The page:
It's been four long years since the world saw the American film adaptation of The Girl With The Dragon Tattoo. Despite the undeniable critical success of the movie, there's been a disappointing lack of progress or even news on the sequel. Then, last week, Sony finally announced that they would be green-lighting a new Lisbeth Salander project, though not The Girl With Who Played With Fire, as was expected. Sony will instead be skipping to the fourth book in the Millennium series, and will turn The Girl In The Spider's Web into a movie. And, despite that Rooney Mara wants to do the movie, Sony also announced that they might not be bringing back Rooney Mara, Daniel Craig or David Fincher for the next film. Rumors began swirling that the studio was in talks with Swedish actress Alicia Vikander to take over the role.
On Friday, Mara put an end to the reports that she'd been ousted from the role that earned her an Oscar nomination. The actress told E! News that she is still attached to star in the follow-up film. "I'm doing it unless someone tells me that I'm not, and then I still might," Mara said. Well, damn.
While there are plenty of arguments that could be made for a fresh cast for the film, there's something illogical about recasting a franchise that's not even five years old. Sure, there has been a gap between the films that's much longer than what we see with other franchises these days (series like The Hunger Games and Divergent have only had about a year between each film's release), but most franchise films don't get the critical, award caliber treatment that Dragon Tattoo got either. Recasting Mara after she gave an acclaimed portrayal of Lisbeth, seems almost like a slight.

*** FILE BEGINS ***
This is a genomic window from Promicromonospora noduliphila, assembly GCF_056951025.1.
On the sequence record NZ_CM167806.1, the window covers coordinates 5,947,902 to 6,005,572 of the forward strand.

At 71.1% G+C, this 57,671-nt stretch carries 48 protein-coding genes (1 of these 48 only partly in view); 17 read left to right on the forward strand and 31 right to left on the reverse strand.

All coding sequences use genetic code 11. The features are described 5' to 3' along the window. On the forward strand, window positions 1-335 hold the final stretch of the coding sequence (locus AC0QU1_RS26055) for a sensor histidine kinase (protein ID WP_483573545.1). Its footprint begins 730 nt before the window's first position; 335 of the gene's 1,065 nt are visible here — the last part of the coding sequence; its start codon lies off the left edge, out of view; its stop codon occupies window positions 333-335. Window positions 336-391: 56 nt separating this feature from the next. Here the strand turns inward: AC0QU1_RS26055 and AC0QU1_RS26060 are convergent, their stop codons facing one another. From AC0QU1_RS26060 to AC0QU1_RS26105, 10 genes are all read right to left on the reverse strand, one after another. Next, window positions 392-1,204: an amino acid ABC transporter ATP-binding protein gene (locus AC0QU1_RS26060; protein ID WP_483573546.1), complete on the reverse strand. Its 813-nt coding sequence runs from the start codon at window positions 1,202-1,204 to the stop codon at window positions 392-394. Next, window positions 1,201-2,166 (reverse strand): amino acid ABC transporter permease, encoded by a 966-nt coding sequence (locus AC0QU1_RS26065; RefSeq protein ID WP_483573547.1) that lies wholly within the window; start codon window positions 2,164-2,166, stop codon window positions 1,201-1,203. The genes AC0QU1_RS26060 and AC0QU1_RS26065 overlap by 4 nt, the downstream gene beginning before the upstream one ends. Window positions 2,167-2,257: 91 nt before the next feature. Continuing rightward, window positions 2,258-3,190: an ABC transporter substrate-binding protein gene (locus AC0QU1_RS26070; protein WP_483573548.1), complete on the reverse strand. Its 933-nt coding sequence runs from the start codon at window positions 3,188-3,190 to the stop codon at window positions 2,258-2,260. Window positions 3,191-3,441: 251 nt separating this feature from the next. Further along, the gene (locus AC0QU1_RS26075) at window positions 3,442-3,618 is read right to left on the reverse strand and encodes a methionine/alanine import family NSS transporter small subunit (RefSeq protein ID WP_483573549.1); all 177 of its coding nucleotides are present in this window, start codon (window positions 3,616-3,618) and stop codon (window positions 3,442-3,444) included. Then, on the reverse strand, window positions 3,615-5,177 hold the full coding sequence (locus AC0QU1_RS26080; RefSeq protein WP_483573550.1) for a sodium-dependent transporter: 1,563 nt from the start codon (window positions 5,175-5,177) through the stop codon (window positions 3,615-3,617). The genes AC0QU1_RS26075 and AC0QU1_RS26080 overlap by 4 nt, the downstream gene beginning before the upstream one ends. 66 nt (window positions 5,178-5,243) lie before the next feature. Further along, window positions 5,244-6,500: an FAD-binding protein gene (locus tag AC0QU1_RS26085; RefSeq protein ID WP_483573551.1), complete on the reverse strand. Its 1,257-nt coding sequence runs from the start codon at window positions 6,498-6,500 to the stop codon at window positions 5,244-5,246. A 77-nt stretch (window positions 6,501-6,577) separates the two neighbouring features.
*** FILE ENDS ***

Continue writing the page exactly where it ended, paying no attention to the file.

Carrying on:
Sources told The Hollywood Reporter, who first broke the news of the new film, that Sony saw this as an opportunity to relaunch the franchise. But this isn't a franchise that needs relaunching. The last film was in itself a relaunch as the series had previously been made in Swedish, starring Noomi Rapace. The world has already seen two fantastic Lisbeth Salanders. A third Lisbeth in less than a decade seems both unnecessary and even a little disrespectful to the work that Mara and Rapace have done. If something is done well the first (and second) time, what's the sense in redoing it? At that point, it's clearly just a monetary decision. It's like studio thinks that interest has waned since the first film came out, so a fresh face will get people excited again. In my opinion, it completely ignores the artistic merit of the previous films.
So, here's to hoping that Sony comes to its senses and lets Mara continue the powerful work that she began years ago. And maybe bring David Fincher back on as a director, too.